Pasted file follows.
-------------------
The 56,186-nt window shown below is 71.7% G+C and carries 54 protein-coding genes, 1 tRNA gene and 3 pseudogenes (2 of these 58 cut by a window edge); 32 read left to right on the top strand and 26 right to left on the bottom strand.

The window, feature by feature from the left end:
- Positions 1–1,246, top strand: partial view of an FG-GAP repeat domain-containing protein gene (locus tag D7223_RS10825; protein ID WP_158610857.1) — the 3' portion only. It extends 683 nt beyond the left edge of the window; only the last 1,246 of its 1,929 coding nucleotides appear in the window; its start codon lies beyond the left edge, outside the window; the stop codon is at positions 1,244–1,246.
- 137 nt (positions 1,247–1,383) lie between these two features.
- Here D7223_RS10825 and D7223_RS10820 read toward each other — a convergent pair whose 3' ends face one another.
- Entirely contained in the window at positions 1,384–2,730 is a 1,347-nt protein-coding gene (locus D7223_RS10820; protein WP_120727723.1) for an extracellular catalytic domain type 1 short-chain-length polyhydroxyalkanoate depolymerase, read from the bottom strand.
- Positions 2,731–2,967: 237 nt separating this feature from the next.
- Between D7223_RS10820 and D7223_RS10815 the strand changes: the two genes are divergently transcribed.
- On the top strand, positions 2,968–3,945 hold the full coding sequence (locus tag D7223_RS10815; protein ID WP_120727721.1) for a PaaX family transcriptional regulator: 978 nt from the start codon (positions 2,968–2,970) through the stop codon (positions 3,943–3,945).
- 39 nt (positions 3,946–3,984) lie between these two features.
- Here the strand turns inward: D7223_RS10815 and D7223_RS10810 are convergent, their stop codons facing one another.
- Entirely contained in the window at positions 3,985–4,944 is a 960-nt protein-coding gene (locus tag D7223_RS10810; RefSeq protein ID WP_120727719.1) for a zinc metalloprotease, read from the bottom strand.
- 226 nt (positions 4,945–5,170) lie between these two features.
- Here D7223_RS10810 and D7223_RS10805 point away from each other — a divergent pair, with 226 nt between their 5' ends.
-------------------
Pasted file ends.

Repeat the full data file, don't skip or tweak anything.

The 56,186-nt window shown below is 71.7% G+C and carries 54 protein-coding genes, 1 tRNA gene and 3 pseudogenes (2 of these 58 cut by a window edge); 32 read left to right on the top strand and 26 right to left on the bottom strand.

The window, feature by feature from the left end:
- Positions 1–1,246, top strand: partial view of an FG-GAP repeat domain-containing protein gene (locus tag D7223_RS10825; protein ID WP_158610857.1) — the 3' portion only. It extends 683 nt beyond the left edge of the window; only the last 1,246 of its 1,929 coding nucleotides appear in the window; its start codon lies beyond the left edge, outside the window; the stop codon is at positions 1,244–1,246.
- 137 nt (positions 1,247–1,383) lie between these two features.
- Here D7223_RS10825 and D7223_RS10820 read toward each other — a convergent pair whose 3' ends face one another.
- Entirely contained in the window at positions 1,384–2,730 is a 1,347-nt protein-coding gene (locus D7223_RS10820; protein WP_120727723.1) for an extracellular catalytic domain type 1 short-chain-length polyhydroxyalkanoate depolymerase, read from the bottom strand.
- Positions 2,731–2,967: 237 nt separating this feature from the next.
- Between D7223_RS10820 and D7223_RS10815 the strand changes: the two genes are divergently transcribed.
- On the top strand, positions 2,968–3,945 hold the full coding sequence (locus tag D7223_RS10815; protein ID WP_120727721.1) for a PaaX family transcriptional regulator: 978 nt from the start codon (positions 2,968–2,970) through the stop codon (positions 3,943–3,945).
- 39 nt (positions 3,946–3,984) lie between these two features.
- Here the strand turns inward: D7223_RS10815 and D7223_RS10810 are convergent, their stop codons facing one another.
- Entirely contained in the window at positions 3,985–4,944 is a 960-nt protein-coding gene (locus tag D7223_RS10810; RefSeq protein ID WP_120727719.1) for a zinc metalloprotease, read from the bottom strand.
- 226 nt (positions 4,945–5,170) lie between these two features.
- Here D7223_RS10810 and D7223_RS10805 point away from each other — a divergent pair, with 226 nt between their 5' ends.